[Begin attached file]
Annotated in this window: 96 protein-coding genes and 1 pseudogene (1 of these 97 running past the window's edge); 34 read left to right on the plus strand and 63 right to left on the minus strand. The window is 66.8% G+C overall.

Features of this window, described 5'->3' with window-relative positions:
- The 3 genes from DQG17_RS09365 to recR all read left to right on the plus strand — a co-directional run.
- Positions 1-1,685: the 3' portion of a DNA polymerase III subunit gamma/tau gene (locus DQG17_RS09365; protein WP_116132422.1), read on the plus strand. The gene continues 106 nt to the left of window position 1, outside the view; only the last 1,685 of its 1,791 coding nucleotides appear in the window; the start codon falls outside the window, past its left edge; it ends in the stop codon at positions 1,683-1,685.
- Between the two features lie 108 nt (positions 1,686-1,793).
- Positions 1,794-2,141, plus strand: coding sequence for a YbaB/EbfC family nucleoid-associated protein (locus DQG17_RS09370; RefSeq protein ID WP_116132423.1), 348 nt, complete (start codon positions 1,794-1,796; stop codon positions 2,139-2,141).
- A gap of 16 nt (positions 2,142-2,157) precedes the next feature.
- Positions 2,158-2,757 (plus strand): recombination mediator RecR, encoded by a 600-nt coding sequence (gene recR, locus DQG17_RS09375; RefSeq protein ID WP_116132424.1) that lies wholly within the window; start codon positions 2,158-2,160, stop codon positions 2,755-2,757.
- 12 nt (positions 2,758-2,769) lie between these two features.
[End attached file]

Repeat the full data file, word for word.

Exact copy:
Annotated in this window: 96 protein-coding genes and 1 pseudogene (1 of these 97 running past the window's edge); 34 read left to right on the plus strand and 63 right to left on the minus strand. The window is 66.8% G+C overall.

Features of this window, described 5'->3' with window-relative positions:
- The 3 genes from DQG17_RS09365 to recR all read left to right on the plus strand — a co-directional run.
- Positions 1-1,685: the 3' portion of a DNA polymerase III subunit gamma/tau gene (locus DQG17_RS09365; protein WP_116132422.1), read on the plus strand. The gene continues 106 nt to the left of window position 1, outside the view; only the last 1,685 of its 1,791 coding nucleotides appear in the window; the start codon falls outside the window, past its left edge; it ends in the stop codon at positions 1,683-1,685.
- Between the two features lie 108 nt (positions 1,686-1,793).
- Positions 1,794-2,141, plus strand: coding sequence for a YbaB/EbfC family nucleoid-associated protein (locus DQG17_RS09370; RefSeq protein ID WP_116132423.1), 348 nt, complete (start codon positions 1,794-1,796; stop codon positions 2,139-2,141).
- A gap of 16 nt (positions 2,142-2,157) precedes the next feature.
- Positions 2,158-2,757 (plus strand): recombination mediator RecR, encoded by a 600-nt coding sequence (gene recR, locus DQG17_RS09375; RefSeq protein ID WP_116132424.1) that lies wholly within the window; start codon positions 2,158-2,160, stop codon positions 2,755-2,757.
- 12 nt (positions 2,758-2,769) lie between these two features.